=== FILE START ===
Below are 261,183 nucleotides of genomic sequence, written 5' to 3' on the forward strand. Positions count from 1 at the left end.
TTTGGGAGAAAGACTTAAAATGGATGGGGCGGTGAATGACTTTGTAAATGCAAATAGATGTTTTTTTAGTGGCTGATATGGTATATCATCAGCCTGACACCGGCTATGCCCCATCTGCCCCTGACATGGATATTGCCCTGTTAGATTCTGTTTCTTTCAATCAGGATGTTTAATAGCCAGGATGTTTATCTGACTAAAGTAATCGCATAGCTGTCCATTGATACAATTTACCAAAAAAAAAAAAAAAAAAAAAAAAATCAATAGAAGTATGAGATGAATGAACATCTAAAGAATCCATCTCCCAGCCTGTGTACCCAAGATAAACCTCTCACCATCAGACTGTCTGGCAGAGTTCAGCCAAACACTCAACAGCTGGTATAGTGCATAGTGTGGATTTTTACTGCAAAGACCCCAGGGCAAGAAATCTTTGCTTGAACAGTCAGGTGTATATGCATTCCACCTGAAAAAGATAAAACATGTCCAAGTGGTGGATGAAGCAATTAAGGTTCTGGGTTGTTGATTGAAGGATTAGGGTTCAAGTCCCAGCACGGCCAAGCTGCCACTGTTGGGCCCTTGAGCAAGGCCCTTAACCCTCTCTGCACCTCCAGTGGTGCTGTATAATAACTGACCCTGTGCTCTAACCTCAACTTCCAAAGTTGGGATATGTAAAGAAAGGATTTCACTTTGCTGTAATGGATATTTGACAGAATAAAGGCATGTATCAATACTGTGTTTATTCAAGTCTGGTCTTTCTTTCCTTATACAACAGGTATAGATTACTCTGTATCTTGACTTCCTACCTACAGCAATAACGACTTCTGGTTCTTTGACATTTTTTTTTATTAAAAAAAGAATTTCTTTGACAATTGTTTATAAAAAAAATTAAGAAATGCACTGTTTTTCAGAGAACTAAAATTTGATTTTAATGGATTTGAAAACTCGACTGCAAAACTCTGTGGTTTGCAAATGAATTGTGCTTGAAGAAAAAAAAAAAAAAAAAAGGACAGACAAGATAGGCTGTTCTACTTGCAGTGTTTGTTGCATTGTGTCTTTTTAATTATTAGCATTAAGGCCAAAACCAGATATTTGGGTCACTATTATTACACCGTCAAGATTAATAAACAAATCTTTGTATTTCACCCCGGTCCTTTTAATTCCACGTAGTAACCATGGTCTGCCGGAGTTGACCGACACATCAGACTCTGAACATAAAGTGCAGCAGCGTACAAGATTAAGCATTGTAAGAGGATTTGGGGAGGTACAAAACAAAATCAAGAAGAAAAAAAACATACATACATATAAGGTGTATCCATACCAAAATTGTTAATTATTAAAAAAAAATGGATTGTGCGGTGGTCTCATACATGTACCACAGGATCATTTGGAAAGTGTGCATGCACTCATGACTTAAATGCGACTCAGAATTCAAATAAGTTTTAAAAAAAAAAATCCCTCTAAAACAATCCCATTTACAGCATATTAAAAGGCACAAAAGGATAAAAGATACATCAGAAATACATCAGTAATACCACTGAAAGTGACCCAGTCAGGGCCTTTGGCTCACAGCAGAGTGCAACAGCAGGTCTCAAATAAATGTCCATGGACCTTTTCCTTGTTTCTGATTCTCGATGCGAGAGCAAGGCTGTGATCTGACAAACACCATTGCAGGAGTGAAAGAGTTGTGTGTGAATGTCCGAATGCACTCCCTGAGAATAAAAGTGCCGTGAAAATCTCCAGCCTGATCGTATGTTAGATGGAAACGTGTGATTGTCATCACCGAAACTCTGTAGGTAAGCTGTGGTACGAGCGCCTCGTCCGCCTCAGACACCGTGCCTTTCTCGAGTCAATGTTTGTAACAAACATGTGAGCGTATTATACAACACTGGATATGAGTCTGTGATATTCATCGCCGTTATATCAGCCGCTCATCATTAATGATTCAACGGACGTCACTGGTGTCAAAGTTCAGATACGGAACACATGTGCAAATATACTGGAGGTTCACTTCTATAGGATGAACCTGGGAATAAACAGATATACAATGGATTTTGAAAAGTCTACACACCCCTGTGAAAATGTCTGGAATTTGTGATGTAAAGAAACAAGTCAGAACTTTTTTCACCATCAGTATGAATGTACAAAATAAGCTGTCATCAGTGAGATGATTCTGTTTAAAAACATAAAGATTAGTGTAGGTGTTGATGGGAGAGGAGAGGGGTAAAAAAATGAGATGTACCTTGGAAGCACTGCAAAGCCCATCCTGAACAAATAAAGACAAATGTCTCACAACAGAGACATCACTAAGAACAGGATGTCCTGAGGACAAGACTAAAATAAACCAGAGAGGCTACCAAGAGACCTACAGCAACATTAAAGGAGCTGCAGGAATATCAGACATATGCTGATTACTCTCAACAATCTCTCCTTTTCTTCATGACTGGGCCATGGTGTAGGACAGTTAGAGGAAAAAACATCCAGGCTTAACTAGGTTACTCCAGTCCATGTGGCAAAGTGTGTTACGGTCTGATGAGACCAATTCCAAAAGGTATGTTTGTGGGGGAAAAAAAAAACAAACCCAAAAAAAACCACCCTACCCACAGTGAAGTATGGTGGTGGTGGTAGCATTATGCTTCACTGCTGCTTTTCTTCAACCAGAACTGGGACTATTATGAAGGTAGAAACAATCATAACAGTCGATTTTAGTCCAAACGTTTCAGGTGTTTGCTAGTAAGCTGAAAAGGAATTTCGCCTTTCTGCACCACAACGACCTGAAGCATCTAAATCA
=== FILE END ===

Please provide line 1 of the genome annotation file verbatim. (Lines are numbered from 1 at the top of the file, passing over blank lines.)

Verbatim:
Below are 261,183 nucleotides of genomic sequence, written 5' to 3' on the forward strand. Positions count from 1 at the left end.